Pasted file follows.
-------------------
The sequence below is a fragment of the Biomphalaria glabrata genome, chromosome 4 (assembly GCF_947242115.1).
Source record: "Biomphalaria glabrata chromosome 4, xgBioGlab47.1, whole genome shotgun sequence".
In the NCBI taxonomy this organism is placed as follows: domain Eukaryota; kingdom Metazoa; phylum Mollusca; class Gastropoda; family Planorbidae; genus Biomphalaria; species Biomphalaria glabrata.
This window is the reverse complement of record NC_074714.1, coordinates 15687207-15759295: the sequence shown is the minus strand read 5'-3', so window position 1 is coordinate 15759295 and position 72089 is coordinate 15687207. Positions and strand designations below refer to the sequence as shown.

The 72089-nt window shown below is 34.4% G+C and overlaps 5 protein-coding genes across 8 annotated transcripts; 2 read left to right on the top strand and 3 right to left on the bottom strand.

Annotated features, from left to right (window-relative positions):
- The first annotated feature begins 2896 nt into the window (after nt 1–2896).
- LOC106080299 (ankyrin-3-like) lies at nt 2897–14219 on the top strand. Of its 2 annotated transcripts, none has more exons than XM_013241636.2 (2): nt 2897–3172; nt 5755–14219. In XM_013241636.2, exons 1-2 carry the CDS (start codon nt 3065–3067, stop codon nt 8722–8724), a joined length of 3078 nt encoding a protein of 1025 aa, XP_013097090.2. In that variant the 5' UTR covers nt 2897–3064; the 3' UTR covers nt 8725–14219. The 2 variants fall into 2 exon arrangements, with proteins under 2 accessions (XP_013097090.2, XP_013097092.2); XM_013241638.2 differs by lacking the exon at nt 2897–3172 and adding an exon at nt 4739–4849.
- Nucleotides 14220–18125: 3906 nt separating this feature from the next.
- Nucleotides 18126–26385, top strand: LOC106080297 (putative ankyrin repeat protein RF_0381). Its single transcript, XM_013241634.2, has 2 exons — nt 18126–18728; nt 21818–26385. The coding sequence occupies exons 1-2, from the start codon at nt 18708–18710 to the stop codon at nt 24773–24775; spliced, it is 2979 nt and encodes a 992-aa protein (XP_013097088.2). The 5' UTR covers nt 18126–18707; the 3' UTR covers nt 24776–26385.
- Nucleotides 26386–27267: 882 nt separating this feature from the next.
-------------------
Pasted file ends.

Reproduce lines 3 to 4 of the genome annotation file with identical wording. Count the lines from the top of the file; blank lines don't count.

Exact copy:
In the NCBI taxonomy this organism is placed as follows: domain Eukaryota; kingdom Metazoa; phylum Mollusca; class Gastropoda; family Planorbidae; genus Biomphalaria; species Biomphalaria glabrata.
This window is the reverse complement of record NC_074714.1, coordinates 15687207-15759295: the sequence shown is the minus strand read 5'-3', so window position 1 is coordinate 15759295 and position 72089 is coordinate 15687207. Positions and strand designations below refer to the sequence as shown.